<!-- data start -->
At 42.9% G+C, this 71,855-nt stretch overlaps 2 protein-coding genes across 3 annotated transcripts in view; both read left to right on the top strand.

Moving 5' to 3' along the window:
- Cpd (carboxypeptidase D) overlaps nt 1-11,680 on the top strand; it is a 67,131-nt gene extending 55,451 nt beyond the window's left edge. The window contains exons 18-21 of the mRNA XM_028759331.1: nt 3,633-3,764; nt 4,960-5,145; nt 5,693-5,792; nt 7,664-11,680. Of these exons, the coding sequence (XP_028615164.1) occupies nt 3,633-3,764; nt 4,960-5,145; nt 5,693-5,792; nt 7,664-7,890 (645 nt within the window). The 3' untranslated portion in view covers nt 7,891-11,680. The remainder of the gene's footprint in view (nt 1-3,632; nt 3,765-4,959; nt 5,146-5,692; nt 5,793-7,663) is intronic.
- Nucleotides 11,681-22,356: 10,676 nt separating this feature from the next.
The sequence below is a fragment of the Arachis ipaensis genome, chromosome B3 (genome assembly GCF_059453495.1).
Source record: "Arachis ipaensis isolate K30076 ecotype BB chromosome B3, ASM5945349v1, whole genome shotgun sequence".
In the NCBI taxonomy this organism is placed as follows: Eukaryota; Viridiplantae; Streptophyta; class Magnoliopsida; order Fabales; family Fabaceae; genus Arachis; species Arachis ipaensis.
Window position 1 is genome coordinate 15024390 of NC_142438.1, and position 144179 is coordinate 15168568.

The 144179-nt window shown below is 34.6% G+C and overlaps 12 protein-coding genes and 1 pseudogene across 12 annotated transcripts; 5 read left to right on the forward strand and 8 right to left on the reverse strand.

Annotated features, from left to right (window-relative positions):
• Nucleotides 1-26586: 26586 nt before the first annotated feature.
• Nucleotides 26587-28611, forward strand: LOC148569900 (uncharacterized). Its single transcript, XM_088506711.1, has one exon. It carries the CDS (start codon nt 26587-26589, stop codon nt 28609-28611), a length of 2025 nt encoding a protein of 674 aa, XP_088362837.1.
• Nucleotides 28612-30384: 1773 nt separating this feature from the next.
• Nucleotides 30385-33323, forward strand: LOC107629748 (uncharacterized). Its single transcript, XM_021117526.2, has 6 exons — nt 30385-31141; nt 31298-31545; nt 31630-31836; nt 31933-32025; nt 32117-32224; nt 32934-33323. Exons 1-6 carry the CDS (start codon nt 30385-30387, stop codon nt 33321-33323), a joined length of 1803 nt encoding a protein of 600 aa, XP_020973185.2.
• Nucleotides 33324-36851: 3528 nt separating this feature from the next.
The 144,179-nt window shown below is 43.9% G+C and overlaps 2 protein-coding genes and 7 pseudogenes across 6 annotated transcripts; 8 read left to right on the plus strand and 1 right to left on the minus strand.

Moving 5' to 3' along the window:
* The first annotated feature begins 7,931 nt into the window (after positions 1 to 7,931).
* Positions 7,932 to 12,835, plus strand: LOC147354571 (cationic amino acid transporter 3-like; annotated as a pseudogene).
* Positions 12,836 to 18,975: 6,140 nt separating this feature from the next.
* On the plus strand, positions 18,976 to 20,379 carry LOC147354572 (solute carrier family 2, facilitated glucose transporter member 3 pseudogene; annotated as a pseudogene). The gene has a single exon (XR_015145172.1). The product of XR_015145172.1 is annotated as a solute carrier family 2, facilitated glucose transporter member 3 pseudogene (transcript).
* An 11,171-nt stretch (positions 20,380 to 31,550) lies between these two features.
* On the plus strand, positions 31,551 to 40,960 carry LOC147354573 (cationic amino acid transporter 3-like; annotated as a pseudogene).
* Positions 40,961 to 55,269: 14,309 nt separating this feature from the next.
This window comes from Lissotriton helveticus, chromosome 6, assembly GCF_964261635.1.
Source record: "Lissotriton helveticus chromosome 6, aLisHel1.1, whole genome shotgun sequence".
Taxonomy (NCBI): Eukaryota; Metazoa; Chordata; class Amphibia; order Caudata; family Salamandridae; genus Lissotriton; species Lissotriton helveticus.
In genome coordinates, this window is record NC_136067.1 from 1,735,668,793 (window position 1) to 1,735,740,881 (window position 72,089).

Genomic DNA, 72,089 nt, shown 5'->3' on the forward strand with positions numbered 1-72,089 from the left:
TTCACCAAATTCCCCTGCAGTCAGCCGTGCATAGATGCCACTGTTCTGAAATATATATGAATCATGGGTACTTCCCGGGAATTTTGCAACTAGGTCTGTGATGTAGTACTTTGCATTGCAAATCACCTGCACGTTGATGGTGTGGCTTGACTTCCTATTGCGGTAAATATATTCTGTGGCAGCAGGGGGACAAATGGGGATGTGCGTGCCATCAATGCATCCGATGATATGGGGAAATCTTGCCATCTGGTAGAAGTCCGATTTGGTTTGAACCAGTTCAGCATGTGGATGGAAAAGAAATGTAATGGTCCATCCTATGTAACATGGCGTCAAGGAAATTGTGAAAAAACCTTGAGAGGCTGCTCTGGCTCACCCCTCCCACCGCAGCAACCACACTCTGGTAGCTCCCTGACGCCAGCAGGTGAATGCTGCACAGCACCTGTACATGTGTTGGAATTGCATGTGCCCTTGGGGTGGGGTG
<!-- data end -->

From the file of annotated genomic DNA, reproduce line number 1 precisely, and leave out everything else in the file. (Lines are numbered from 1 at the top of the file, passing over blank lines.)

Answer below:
At 42.9% G+C, this 71,855-nt stretch overlaps 2 protein-coding genes across 3 annotated transcripts in view; both read left to right on the top strand.